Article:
meaningofstrife

Seeing the best in life's challenges

Why You Shouldn’t Make Your Kindergartener Wear His Coat

on September 13, 2012

When my kids were younger, I went through a period of time where I devoured parenting books.  I’ve always had this sense that I’m here for the purpose of parenting my kids specifically and I’ve taken that role really seriously.  (To be clear, I don’t read self-help stuff to figure out what I should do, as in blindly following whatever some “expert” says.  Rather, I like to gather LOTs of opinions and perspectives, consider them all, then decide what seems to fit my situation.)

One book that really resonated with me was Parenting With Love and Logic by Cline and Fay.  I think I read this about the time my oldest was in kindergarten, because that was when we were having the struggle over whether to wear a coat or not.  Ironically (synchronistically?) one of the first examples they use in the book is exactly this.

I remember the fights about the coat.  Trying to use logic and persuasion, trying to demand he wear his coat, knowing that I would be judged by teachers and other parents if he went without, reading the warnings that came home from school about dressing your child properly.

Well, when I was a kid, I did what I was told.  That was my personality.  People who have kids with this kind of personality (or no kids at all!) will just tell you that you need to control your kid and tell him what to do.  Well, they don’t know my kid.  You can’t just tell him what to do and get compliance.  He wants to make his own decisions.  (Don’t believe me?  I should just be more firm?  HAHAHAHA!!  Want to borrow him for a day??)

The authors of this book actually encourage this approach to parenting – allowing kids to make their own decisions, even if this means they fail.  So, I didn’t make him wear a coat.  I might tell him that it was going to be cold that day, but if he didn’t take the hint and wear a coat, that was his decision.

After going through this exercise, I came to see this approach as a very positive way to empower my child.  When I let him make the decision about whether to wear a coat or not, the subtle message was, “I trust you to know when you are cold and need a coat.  You are capable of making this decision.”  It also let him experience the natural consequences of not wearing a coat.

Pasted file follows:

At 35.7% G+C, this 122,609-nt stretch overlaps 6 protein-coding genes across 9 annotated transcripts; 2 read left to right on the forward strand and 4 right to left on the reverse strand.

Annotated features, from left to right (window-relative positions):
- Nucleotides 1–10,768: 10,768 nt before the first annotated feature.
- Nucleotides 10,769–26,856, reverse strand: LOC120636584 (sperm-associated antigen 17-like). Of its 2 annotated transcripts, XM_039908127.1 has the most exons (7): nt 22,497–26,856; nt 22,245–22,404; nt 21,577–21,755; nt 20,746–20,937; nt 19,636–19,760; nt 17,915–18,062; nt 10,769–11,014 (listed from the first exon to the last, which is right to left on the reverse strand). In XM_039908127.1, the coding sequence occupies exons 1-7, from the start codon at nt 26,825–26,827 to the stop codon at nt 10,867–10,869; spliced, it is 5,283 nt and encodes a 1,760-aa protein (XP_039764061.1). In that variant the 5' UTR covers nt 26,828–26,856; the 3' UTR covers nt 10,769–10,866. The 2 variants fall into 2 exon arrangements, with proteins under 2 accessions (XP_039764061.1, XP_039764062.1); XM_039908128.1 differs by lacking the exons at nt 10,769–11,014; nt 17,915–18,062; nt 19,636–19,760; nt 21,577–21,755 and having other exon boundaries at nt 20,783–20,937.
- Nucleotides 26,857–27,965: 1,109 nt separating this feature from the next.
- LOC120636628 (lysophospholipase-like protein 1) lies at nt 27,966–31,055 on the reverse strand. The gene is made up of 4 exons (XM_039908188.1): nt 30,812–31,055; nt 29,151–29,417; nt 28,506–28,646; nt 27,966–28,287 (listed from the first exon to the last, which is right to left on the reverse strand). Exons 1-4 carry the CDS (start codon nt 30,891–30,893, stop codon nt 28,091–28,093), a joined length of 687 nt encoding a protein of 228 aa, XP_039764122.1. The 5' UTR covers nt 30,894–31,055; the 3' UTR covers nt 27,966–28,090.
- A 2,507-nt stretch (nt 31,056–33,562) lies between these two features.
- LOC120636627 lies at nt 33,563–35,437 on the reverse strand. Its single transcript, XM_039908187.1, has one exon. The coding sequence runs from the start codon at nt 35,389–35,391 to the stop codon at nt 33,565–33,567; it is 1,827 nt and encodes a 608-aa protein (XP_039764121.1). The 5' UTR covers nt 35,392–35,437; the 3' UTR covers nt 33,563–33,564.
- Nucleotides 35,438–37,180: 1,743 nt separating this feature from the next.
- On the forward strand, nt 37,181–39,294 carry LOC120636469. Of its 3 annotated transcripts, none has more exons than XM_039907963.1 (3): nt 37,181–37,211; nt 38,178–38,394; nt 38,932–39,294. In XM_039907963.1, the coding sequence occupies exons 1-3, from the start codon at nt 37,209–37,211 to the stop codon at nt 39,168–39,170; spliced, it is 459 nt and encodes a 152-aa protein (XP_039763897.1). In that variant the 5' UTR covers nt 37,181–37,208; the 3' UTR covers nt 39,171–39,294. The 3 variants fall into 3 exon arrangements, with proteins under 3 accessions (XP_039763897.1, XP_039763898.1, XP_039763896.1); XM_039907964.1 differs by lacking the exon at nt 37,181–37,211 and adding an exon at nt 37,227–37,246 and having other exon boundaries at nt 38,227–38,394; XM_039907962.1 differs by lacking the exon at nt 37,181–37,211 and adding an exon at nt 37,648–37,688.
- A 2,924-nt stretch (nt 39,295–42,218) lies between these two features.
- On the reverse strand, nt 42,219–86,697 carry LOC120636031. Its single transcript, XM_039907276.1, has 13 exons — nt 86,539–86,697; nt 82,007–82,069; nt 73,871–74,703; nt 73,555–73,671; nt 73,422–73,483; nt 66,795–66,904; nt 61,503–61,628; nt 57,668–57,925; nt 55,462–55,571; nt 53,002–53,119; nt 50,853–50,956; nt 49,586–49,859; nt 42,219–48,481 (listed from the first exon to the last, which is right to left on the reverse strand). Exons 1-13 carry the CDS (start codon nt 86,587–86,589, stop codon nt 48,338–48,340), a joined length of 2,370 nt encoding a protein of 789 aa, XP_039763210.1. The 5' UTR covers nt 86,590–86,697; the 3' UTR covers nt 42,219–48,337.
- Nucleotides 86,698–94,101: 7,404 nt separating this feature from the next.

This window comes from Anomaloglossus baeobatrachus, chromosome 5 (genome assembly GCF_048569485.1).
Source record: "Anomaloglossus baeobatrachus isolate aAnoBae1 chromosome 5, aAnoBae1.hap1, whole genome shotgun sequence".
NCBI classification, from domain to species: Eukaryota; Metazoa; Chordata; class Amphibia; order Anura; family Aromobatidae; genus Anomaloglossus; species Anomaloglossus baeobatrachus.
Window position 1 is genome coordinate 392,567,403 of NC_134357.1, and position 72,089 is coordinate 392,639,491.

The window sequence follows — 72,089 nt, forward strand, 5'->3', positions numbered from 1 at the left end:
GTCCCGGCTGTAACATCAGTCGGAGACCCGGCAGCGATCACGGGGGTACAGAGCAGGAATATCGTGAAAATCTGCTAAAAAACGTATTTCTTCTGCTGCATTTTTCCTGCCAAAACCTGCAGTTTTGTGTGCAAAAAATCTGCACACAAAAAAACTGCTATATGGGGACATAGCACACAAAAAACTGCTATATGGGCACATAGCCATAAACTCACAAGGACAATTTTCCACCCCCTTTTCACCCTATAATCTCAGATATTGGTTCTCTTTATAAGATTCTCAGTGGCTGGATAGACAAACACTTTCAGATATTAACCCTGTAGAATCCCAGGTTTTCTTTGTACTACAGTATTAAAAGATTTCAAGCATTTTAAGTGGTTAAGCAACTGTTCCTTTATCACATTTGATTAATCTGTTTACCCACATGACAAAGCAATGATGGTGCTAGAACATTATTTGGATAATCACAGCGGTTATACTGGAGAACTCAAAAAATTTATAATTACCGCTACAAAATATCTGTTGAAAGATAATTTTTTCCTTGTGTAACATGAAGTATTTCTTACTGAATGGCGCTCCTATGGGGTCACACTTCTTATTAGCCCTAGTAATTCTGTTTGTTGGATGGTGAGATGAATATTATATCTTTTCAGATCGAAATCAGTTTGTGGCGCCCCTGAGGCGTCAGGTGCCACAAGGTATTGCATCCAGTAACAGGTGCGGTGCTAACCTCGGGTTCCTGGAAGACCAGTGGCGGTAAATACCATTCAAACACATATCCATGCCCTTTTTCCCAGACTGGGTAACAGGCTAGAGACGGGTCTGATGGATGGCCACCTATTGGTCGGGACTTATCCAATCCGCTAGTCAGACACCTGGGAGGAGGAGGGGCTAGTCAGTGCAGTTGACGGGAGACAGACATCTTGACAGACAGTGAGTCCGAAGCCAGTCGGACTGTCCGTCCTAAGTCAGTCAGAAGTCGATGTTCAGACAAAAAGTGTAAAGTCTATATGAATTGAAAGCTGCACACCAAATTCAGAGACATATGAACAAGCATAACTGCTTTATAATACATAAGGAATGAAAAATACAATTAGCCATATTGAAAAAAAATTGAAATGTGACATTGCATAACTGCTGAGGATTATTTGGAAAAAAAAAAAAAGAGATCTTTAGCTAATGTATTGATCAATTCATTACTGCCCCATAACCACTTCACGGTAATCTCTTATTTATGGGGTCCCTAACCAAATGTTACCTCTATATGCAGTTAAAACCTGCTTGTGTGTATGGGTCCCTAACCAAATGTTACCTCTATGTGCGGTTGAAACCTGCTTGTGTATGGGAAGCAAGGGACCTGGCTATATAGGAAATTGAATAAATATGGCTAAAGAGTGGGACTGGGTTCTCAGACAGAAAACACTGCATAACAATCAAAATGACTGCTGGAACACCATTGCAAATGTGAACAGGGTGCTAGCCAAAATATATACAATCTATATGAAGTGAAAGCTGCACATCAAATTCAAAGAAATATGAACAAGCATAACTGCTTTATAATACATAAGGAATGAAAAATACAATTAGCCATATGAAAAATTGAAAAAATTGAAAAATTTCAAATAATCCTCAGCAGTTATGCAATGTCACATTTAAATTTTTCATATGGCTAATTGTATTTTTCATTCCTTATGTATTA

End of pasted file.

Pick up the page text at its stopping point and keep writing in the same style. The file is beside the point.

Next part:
Look, the kid was not going to die if he didn’t wear a coat one day.  It might make me cringe, it might worry his teachers, but in the end, the lesson and the message were way more effective and important.  The other side benefit, not to be underestimated, was the freedom from responsibility that I gained!  He was learning to take responsibility for himself, and once the lesson was learned, I was off the hook!!

But watch out, because this approach runs counter to the prevailing culture of parenting these days.  Another person who recognizes this trend is Lenore Skenazy, who wrote the book Free Range Kids and a blog with the same name.   Lenore is always pointing out the instances where our culture’s focus on protecting our kids from harm (even statistically insignificant harm) stifles our kids.

Of course there’s a balance.  We need some rules to keep our kids from doing really dangerous or really stupid stuff.  But as they get older, we need to let them make age-appropriate mistakes.  It’s the only way they will learn how to turn experience into wisdom.  If we do all their thinking for them, they will not develop this skill.

Believe me, many times I have wished that I could just tell my kids what to do, and that they would never question me.  It would make life so much more peaceful and easier.  The interplay of strong personalities and strong opinions is exhausting.  But I’m seeing the results.

The kid is very responsible.  At age 14, he was in Rome with his grandfather, who fell and had to go to a hospital by ambulance.  The kid totally took charge of the situation, questioned the doctors about what was up, and made sure he knew exactly which meds his grandfather should take when.  At age 15, he flew home by himself on a connecting flight, and had to switch terminals in the Atlanta airport.  I understand that not all kids have the personality to do these things at these ages, but I do believe that most kids are capable of WAY more than we give them credit for.  But it doesn’t just happen overnight, it’s a process of growth.  You have to recognize the opportunities for your particular kid and encourage them in the way that works for them, at the time that is appropriate for them.

The other aspect of taking this approach is that the parent has to choose not to let fear be in control.  There is so much “fear porn” out there and it is so easy to let that drama take hold.  For me, it comes down to a choice to view the world with faith, that God is in control.  I realize I’m on the “extreme” end of the scale on this one, which works for me.  Each parent has to decide where they are comfortable being on the scale of fear vs. trust.


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